The deficit has not been eliminated. Depressed living standards are barely rising. This is not ‘job done’, but a record of failure, writes William Keegan.

The austerity panic propelled the economy back into depression; and, far from using public spending as a countervailing force against the cutbacks in private sector investment, the coalition’s budget cuts served to aggravate the crisis.

This year’s Reith lecturer, Dr Atul Gawande, speaks of the twin problems of ignorance and ineptitude that can beset medical practice. This applies also to economic policy.

Osborne, on the verge of his last autumn statement before next May’s election, has ended up with the worst of both worlds: he is being widely criticised, indeed derided, for having failed lamentably to achieve his target of eliminating the budget deficit during the lifetime of this parliament. Yet the austerity that he introduced so dramatically, epitomised by the emphasis on premature deficit reduction, has brought us the slowest economic recovery on record, and deep dissatisfaction all round with the depressed state of living standards.

There are commentators who place their faith in the Bank of England’s growth forecasts, and the belief that average earnings will finally take off after a long period of falling and then stagnating. Yet, even if they do, the starting level is so low that Osborne is hardly going to be in a position to repeat that dreadful phrase “job done”.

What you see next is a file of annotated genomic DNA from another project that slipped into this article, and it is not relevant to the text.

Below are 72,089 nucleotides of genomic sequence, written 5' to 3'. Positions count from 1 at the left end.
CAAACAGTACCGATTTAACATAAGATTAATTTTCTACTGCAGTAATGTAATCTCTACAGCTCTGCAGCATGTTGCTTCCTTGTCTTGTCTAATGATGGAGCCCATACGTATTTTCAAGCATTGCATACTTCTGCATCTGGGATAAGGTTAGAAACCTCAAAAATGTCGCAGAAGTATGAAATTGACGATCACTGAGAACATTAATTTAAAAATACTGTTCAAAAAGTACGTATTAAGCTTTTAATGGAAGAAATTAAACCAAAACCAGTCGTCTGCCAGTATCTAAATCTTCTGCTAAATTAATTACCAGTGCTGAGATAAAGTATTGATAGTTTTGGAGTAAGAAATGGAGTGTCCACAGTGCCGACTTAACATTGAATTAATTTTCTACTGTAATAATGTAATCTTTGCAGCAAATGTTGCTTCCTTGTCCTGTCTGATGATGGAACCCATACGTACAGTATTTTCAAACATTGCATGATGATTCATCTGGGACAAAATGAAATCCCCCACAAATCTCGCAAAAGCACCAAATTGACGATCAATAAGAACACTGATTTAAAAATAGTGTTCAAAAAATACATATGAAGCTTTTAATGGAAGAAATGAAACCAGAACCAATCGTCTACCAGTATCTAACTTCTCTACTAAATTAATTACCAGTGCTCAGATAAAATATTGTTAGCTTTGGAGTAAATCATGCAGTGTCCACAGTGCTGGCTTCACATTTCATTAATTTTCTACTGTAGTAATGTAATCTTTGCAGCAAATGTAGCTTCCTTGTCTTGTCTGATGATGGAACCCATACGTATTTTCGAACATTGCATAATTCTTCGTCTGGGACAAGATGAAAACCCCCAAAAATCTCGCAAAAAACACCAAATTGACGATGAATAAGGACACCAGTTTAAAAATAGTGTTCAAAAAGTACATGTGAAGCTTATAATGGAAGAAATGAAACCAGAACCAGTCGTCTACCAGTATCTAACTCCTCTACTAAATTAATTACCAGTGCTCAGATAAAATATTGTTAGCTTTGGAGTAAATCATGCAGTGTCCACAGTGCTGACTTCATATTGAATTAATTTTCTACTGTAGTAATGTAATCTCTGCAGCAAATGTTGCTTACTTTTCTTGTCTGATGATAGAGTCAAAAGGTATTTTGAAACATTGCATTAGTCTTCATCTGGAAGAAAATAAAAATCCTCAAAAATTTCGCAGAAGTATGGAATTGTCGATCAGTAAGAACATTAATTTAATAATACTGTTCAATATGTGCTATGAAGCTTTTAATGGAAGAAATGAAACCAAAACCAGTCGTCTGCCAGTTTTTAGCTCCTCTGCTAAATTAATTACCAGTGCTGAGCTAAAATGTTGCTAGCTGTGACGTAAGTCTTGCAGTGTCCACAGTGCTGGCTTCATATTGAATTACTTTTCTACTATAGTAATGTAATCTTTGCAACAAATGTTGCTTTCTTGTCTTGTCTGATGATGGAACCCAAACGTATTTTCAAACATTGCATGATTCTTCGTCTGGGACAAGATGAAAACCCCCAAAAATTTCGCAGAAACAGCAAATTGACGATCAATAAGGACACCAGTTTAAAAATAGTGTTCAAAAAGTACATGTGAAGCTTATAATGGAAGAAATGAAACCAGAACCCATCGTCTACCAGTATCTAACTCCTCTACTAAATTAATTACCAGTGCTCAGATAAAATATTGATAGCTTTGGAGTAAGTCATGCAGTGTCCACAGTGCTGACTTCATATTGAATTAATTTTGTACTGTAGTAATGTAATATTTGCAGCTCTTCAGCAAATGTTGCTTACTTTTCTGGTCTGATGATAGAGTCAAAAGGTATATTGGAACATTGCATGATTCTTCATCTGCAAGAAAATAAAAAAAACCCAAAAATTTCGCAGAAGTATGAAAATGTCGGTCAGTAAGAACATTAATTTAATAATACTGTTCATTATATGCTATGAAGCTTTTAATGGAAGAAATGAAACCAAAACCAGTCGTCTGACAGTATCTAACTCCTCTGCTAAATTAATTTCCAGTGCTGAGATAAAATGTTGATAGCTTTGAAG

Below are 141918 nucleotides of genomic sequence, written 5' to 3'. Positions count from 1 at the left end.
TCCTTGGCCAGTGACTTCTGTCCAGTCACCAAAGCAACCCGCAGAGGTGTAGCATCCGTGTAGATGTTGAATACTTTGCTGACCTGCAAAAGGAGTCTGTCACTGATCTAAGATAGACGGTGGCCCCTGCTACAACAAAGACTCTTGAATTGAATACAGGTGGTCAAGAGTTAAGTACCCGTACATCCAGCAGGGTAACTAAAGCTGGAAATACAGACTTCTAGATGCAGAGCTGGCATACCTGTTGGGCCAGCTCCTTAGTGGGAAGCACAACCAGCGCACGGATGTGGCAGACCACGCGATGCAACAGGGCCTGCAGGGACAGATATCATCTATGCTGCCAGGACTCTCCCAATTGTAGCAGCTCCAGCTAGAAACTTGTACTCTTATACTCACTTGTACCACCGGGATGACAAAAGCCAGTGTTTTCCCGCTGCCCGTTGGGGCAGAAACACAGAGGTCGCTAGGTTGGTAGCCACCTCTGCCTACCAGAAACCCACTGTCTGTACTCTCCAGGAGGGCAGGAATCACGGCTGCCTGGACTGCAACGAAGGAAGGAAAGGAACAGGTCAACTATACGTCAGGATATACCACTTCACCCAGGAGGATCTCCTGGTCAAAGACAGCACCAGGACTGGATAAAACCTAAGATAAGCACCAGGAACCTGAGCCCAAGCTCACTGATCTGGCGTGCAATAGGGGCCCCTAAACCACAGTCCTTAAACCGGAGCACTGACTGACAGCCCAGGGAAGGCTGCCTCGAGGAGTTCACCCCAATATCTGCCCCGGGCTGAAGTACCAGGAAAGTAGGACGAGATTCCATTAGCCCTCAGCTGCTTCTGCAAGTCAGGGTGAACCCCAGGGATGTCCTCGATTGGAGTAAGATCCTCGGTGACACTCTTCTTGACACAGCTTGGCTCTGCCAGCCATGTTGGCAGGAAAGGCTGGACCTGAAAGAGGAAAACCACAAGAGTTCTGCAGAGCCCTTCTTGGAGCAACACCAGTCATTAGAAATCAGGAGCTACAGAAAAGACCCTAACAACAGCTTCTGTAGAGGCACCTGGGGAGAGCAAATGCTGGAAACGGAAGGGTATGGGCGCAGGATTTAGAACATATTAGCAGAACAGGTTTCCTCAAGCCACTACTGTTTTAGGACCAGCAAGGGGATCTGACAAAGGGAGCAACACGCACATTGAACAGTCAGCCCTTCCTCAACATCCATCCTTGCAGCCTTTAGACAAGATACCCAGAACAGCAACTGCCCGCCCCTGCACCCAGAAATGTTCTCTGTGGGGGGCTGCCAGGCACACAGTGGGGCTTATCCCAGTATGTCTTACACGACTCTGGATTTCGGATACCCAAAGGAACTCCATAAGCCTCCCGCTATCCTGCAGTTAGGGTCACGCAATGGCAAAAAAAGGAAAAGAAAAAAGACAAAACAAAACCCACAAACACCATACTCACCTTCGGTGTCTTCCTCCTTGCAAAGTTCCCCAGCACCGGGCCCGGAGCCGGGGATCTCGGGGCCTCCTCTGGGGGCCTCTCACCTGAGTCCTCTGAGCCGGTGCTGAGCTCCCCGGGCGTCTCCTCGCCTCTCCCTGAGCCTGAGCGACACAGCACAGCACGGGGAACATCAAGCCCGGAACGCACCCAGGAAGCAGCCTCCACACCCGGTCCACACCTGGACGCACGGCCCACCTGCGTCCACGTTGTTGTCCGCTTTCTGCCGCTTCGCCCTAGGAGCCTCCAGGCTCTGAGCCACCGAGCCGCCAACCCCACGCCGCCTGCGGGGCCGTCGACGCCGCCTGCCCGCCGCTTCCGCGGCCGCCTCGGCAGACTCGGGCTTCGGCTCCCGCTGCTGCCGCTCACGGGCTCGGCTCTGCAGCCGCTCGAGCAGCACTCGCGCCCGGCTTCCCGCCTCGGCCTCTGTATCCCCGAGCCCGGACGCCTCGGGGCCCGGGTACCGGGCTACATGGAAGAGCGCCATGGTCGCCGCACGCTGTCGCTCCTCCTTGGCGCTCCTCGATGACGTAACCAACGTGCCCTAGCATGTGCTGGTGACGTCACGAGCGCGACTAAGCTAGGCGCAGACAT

And what does our imperturbable chancellor promise if the government is re-elected? More of the same: austerity for the poor and public services, and tax cuts for the better off. But austerity fatigue is setting in: even the man responsible for control of public spending, Treasury chief secretary Danny Alexander, has made it plain that enough is enough, and the Conservative plans are “eye-wateringly unfair on the working poor, who will pay the highest price.”

The coalition has led this country into an austerity trap. No wonder the Conservatives are worried that UKIP may unseat them.

There’s much more good material in this article – much of it about Gordon Brown (don’t look so surprised). You are encouraged to visit it on The Guardian‘s website.

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